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1.
EuropePMC; 2021.
Preprint in English | EuropePMC | ID: ppcovidwho-313423

ABSTRACT

Coronavirus disease 2019 is pandemic across the world since the severe acute respiratory coronavirus-2 emerged in December 2019. The most efficient method to defend COVID 19 is vaccine. Here, we used HEK293 cell line to produce the recombinant protein and compared several vaccine candidates’ efficiency. The structures of the candidates were designed based on the S1 protein and RBD region. After three doses, the vaccines induced SARS-CoV-2 specific neutralizing antibodies in mice which presented high titers. The maximum neutralization activity could reach more than 90% without inflammation suggesting the great neutralizing ability against SARS-CoV-2.

4.
Ann Transl Med ; 9(18): 1446, 2021 Sep.
Article in English | MEDLINE | ID: covidwho-1436465

ABSTRACT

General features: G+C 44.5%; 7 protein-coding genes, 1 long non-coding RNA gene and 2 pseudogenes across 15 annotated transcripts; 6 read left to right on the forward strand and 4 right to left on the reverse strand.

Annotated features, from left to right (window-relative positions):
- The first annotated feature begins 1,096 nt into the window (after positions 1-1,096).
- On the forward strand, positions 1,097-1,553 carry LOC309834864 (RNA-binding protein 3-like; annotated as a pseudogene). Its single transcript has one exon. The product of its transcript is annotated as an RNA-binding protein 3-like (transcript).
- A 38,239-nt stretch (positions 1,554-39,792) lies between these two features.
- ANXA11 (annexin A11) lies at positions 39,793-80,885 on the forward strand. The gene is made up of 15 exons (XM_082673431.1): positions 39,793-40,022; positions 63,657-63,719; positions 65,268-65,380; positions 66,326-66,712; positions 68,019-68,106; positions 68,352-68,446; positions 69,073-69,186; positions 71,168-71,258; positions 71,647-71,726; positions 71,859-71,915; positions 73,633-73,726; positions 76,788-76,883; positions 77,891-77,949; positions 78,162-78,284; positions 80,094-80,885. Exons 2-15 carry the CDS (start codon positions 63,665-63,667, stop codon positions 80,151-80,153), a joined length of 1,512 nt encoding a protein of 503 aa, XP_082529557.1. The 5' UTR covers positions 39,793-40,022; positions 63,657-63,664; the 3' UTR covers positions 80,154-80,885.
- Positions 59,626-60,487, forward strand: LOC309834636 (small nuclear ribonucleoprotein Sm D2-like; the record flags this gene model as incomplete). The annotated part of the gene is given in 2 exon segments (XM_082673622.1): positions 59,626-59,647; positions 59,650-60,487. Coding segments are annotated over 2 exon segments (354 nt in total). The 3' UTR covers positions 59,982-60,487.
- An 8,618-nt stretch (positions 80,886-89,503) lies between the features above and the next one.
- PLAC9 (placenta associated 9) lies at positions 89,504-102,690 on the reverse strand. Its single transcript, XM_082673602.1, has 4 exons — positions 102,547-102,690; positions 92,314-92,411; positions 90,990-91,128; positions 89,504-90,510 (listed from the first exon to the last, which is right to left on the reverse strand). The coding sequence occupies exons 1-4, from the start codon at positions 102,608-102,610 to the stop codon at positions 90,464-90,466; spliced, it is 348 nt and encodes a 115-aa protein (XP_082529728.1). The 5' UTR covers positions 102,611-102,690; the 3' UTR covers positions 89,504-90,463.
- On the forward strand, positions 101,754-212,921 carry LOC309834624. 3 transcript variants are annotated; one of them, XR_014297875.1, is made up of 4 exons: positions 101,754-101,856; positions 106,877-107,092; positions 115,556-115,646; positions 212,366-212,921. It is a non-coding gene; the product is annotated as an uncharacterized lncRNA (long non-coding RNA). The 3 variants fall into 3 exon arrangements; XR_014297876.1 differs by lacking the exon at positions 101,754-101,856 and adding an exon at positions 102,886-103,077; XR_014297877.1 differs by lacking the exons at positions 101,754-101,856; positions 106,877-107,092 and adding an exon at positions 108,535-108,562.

BACKGROUND: The rapid spread of coronavirus disease-19 (COVID-19) poses a global health emergency, and cases entering China from Russia are quite diverse. This study explored and compared the clinical characteristics and outcomes of severe and critically ill COVID-19 patients from Russia with and without influenza A infection, treated in a northern Chinese hospital (Russia imported patients). METHODS: A total of 32 severe and critically ill Russia-imported COVID-19 patients treated in the Heilongjiang Imported Severe and Critical COVID-19 Treatment Center from April 6 to May 11, 2020 were included, including 8 cases (group A) with and 24 cases (group B) without influenza A infection. The clinical characteristics of each group were compared, including prolonged hospital stay, duration of oxygen therapy, time from onset to a negative SARS-CoV-2 qRT-PCR RNA (Tneg) result, and duration of bacterial infection. RESULTS: The results showed that blood group, PaO2/FiO2, prothrombin time (PT), prothrombin activity (PTA), computed tomography (CT) score, hospital stay, duration of oxygenation therapy, Tneg, and duration of bacterial infection were statistically different between the two groups (P<0.05). Multivariant regression analysis showed that the Sequential Organ Failure Assessment (SOFA) score, C-reactive protein (CRP), and influenza A infection were factors influencing hospital stay; SOFA score, CRP, and CT score were factors influencing the duration of oxygenation therapy; PaO2/FiO2, platelet count (PLT), and CRP were factors influencing Tneg; and gender, SOFA score, and influenza A infection were factors influencing the duration of bacterial infection. CONCLUSIONS: Influenza A infection is common in Russia-imported COVID-19 patients, which can prolong the hospital stay and duration of bacterial infection. Routinely screening and treating influenza A should be conducted early in such patients.